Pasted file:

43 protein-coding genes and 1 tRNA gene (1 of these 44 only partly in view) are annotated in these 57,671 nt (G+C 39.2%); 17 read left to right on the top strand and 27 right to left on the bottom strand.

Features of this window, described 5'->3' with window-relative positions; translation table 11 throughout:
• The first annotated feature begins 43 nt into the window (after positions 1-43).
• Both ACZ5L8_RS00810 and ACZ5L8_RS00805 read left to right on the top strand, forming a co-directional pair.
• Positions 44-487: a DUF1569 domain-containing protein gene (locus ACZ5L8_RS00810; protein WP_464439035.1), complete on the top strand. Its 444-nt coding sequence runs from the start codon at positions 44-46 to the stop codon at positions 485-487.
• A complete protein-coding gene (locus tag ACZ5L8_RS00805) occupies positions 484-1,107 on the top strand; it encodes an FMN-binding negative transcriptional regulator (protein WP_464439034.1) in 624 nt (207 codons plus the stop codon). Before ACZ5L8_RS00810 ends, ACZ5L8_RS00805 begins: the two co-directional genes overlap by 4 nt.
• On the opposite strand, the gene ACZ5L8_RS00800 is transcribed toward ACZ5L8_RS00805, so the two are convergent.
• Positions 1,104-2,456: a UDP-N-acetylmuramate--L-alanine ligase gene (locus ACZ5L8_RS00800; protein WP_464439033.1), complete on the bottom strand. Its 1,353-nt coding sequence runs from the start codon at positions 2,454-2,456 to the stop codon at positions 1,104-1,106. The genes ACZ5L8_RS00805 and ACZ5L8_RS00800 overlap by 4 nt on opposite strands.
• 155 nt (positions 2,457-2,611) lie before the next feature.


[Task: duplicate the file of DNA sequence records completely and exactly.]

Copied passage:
43 protein-coding genes and 1 tRNA gene (1 of these 44 only partly in view) are annotated in these 57,671 nt (G+C 39.2%); 17 read left to right on the top strand and 27 right to left on the bottom strand.

Features of this window, described 5'->3' with window-relative positions; translation table 11 throughout:
• The first annotated feature begins 43 nt into the window (after positions 1-43).
• Both ACZ5L8_RS00810 and ACZ5L8_RS00805 read left to right on the top strand, forming a co-directional pair.
• Positions 44-487: a DUF1569 domain-containing protein gene (locus ACZ5L8_RS00810; protein WP_464439035.1), complete on the top strand. Its 444-nt coding sequence runs from the start codon at positions 44-46 to the stop codon at positions 485-487.
• A complete protein-coding gene (locus tag ACZ5L8_RS00805) occupies positions 484-1,107 on the top strand; it encodes an FMN-binding negative transcriptional regulator (protein WP_464439034.1) in 624 nt (207 codons plus the stop codon). Before ACZ5L8_RS00810 ends, ACZ5L8_RS00805 begins: the two co-directional genes overlap by 4 nt.
• On the opposite strand, the gene ACZ5L8_RS00800 is transcribed toward ACZ5L8_RS00805, so the two are convergent.
• Positions 1,104-2,456: a UDP-N-acetylmuramate--L-alanine ligase gene (locus ACZ5L8_RS00800; protein WP_464439033.1), complete on the bottom strand. Its 1,353-nt coding sequence runs from the start codon at positions 2,454-2,456 to the stop codon at positions 1,104-1,106. The genes ACZ5L8_RS00805 and ACZ5L8_RS00800 overlap by 4 nt on opposite strands.
• 155 nt (positions 2,457-2,611) lie before the next feature.